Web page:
Crowdsourcing Sexism: Wikipedia, Women, and The Tyranny of Categories


On Wednesday, my twitter feed lit up with links to this op-ed  in the New York Times in which author, Amanda Filipacchi discussed a troubling practice occurring on Wikipedia:

 It appeared that, gradually, over time, the volunteer editors who create the site had begun moving women, one by one, from the “American Novelists” category to the “American Women Novelists” subcategory.

This meant, of course, that as long as women novelists continued to be shuffled off to their subcategory, the “American Novelists” category was populated increasingly, primarily by men. When I read about this I waited to feel that familiar flash of rage, the one that so reliably flares up within me at each encounter with this sort of literary injustice. But it never came.

wikiblogpostBecause I’ve hit my wall- as a writer, a reader, and a bookseller, I’ve now seen so many different examples of this brand of sexism in so many different forms that I’ve ceased to be shocked or scandalized by it. All I can really do is recognize it, talk about it, say, “Yup, here it is again.”

That’s not to say I don’t want to change it- as a woman, a writer, and a feminist I would like nothing more than to see stories by and about women treated with the same gravity as those by our male counterparts. The fact that Wikipedia is crowdsourced tells us just how pervasive this attitude really is. The problem is not with people who judge literary prizes or put together “best-of” lists. Although it’s easy to spot the symptomatic imbalances in these places, the problem runs much deeper than that.

This is how we are educated, how we are socialized to see stories: the male experience is the default, the universal, while women’s stories are just that-women’s stories. We’re a special interest group, a subcategory. Is this really so shocking in light of the fact that many students are raised on a curriculum composed of (straight, white, cisgender) male authors and don’t encounter a wealth of writing by women unless they elect to take specialized classes in college?[1]

Yesterday, Filipacchi posted a follow-up to Wednesday’s 0p-ed. And while there have been changes made to Wikipedia’s American Authors category as a result of her piece, she has also experienced vandalism on her own Wikipedia page, assumedly by disgruntled Wikipedia editors who didn’t like what she had to say.[2]

Because of the focus of the op-ed, this discussion has centered around women. But of course, we all know that this is not only a women’s problem. This happens to women authors as well as authors of color, LGBT authors, and especially to authors at the intersections of these identities.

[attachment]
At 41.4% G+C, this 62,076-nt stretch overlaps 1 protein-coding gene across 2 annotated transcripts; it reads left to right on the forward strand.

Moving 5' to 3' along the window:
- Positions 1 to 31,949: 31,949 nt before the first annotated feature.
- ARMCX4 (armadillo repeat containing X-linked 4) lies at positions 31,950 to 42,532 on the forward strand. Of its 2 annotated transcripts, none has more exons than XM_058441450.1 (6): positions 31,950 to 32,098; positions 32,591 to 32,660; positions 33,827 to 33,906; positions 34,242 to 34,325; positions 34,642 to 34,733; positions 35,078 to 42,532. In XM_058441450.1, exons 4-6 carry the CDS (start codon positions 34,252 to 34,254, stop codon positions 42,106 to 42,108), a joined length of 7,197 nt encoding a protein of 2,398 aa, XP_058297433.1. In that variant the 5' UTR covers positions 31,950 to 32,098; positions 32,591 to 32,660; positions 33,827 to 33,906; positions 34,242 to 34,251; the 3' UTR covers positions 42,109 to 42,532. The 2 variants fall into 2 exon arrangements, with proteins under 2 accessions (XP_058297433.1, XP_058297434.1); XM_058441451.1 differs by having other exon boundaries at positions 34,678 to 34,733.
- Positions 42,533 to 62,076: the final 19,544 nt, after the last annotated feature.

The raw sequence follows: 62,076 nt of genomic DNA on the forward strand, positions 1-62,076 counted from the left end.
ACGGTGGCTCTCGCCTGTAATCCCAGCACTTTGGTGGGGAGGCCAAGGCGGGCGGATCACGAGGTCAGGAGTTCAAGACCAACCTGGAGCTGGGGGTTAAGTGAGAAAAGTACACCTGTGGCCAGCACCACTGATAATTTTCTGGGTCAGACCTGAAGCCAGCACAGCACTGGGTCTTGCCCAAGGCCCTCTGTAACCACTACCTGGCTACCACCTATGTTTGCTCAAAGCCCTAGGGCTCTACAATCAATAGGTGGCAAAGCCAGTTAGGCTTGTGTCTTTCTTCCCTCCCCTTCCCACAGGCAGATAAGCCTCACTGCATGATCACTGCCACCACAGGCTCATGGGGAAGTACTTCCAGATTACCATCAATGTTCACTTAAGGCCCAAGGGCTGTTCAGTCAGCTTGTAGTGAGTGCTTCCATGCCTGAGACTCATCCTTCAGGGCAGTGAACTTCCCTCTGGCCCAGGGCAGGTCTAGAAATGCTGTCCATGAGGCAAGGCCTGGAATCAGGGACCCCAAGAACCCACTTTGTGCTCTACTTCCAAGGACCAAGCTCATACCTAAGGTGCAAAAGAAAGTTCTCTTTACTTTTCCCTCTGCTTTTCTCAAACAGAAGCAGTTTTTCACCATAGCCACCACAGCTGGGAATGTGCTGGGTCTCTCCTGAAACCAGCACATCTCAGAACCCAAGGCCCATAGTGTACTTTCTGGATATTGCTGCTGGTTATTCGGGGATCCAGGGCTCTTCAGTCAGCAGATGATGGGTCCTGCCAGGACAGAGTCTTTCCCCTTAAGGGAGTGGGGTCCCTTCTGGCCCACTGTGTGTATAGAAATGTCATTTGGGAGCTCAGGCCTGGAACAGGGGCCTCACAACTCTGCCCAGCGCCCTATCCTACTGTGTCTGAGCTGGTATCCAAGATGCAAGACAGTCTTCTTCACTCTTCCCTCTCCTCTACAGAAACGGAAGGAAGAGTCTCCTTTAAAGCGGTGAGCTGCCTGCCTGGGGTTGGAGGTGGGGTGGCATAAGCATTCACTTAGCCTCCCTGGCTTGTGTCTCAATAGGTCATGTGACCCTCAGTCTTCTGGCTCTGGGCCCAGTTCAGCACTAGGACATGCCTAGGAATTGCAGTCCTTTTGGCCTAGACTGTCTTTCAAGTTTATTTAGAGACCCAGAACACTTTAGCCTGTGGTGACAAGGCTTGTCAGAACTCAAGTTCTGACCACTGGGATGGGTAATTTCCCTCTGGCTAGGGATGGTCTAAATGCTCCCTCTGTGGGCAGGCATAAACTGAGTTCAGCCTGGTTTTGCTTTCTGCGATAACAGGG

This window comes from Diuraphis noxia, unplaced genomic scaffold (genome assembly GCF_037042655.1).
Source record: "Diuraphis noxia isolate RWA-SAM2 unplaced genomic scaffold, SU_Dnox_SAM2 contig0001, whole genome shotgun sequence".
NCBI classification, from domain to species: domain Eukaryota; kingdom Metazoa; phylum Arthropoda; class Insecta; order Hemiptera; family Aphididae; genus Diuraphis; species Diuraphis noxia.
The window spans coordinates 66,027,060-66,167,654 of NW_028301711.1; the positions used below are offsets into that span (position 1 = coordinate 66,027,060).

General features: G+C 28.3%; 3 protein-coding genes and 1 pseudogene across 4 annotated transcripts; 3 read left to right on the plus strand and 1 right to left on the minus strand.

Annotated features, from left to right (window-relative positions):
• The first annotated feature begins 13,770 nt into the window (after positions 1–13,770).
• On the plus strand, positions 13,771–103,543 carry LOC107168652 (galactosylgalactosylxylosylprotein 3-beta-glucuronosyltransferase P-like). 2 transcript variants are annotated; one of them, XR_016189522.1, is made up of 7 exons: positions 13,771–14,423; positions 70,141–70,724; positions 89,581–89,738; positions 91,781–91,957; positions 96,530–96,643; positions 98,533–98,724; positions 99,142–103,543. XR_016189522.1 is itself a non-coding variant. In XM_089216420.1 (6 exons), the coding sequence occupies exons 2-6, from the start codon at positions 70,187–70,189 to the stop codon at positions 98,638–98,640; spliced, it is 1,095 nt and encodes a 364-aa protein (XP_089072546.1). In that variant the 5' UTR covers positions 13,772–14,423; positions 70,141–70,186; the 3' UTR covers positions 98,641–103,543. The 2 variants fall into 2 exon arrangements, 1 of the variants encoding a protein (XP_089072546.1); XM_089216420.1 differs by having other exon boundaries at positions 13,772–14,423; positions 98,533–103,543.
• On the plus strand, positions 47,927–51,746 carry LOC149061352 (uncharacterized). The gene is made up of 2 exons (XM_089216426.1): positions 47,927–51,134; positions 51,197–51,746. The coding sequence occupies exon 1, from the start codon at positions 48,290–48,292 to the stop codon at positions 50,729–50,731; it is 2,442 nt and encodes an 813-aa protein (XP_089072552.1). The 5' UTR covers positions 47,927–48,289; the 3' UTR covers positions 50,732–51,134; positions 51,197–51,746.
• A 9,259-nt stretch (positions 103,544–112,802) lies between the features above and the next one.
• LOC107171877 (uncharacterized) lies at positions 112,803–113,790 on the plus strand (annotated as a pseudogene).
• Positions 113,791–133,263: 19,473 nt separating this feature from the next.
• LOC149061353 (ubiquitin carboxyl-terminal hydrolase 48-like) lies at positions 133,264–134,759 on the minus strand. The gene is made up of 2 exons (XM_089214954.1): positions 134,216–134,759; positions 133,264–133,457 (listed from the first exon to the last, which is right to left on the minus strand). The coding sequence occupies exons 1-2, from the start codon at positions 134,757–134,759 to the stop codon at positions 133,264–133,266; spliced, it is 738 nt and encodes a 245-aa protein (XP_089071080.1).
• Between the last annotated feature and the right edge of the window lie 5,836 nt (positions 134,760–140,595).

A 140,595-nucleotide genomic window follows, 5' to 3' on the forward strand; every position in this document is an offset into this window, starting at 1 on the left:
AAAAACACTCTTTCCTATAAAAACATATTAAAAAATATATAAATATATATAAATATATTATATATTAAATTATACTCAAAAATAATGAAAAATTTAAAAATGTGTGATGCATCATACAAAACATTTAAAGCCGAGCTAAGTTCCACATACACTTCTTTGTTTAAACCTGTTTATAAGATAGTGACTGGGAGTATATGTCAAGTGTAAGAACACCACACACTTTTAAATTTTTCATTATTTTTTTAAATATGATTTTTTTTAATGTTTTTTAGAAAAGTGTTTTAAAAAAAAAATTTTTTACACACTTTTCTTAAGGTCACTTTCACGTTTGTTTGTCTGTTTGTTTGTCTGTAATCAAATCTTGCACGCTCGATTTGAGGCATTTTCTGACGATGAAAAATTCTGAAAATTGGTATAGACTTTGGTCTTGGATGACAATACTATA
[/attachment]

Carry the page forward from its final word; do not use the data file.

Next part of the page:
Categories have their benefits. Often, they can make it a lot easier for people in marginalized groups to find stories by and about others like them. But the problem, as evidenced by the Wikipedia situation is that the act of categorization is often also an act of removal- removal from the canon, from the public eye, from the hands of readers (although more often, these stories are never even afforded access to these places at all.) By shuffling authors off to subcategories, by implying again and again that their writing is not important or universal, we are sending a very powerful, very disturbing message about the value of their stories, the value of their experiences, the value of their voices.

And while it’s vital for readers, especially young people to have access to books about people like them with struggles they directly relate to, it can be just as important to read about people who face struggles they may never personally encounter. Reading can be the road into empathy, the first place where a young person realizes that even those who don’t look or act or live or love exactly like him still share the same basic units of humanity. That’s the true meaning of universality.

When we don’t give kids access to these stories, when we assume that they are relevant only to people in the author’s specific  “category” we’re cheating them and helping to maintain a culture where it’s accepted that the only truly important voices are those with the privilege of remaining uncategorized.

1YA author, Maureen Johnson wrote a great blog post on this subject.

2Again, this is sad but not surprising. The internet gets mad when women point out sexism in beloved institutions, as we recently saw with the violent backlash to Anita Sarkeesian’s project examining sexism in video games.

This entry was posted in Meg Carroll and tagged , , . Bookmark the permalink.

Leave a Reply

Fill in your details below or click an icon to log in: Logo

You are commenting using your account. Log Out /  Change )

Twitter picture

You are commenting using your Twitter account. Log Out /  Change )

Facebook photo

You are commenting using your Facebook account. Log Out /  Change )

Connecting to %s